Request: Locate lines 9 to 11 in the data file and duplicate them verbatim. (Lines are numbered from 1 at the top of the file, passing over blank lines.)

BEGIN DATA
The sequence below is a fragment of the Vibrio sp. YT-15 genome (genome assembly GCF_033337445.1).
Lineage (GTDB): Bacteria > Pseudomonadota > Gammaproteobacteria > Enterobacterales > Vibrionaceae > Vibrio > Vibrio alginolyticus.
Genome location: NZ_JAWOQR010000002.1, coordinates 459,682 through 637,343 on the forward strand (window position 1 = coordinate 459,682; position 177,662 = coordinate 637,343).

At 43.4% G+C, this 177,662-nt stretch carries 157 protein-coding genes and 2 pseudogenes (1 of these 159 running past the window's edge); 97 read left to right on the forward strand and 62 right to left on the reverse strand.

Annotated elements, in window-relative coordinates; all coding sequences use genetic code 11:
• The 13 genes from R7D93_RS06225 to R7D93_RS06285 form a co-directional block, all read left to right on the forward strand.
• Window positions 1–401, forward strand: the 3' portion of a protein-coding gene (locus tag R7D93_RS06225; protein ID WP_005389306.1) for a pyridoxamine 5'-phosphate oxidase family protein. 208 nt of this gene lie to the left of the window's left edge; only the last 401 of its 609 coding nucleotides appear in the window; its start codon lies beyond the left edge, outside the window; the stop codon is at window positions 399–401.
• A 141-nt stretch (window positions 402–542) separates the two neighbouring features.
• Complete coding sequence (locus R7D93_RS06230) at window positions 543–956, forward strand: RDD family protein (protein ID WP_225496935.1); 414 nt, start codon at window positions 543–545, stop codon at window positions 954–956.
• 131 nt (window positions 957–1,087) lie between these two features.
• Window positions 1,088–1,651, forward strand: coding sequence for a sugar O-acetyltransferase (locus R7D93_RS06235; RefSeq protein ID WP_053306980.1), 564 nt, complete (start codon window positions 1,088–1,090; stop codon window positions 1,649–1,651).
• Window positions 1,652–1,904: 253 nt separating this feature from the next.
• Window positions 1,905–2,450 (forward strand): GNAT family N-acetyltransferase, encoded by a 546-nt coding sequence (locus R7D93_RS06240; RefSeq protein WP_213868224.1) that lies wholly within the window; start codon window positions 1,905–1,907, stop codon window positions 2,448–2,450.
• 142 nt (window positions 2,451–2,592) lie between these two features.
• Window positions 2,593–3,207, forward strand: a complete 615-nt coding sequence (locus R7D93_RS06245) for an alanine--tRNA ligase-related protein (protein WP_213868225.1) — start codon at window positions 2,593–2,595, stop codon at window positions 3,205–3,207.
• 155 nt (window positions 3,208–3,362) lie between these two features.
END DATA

• Complete coding sequence (locus R7D93_RS06230) at window positions 543–956, forward strand: RDD family protein (protein ID WP_225496935.1); 414 nt, start codon at window positions 543–545, stop codon at window positions 954–956.
• 131 nt (window positions 957–1,087) lie between these two features.
• Window positions 1,088–1,651, forward strand: coding sequence for a sugar O-acetyltransferase (locus R7D93_RS06235; RefSeq protein ID WP_053306980.1), 564 nt, complete (start codon window positions 1,088–1,090; stop codon window positions 1,649–1,651).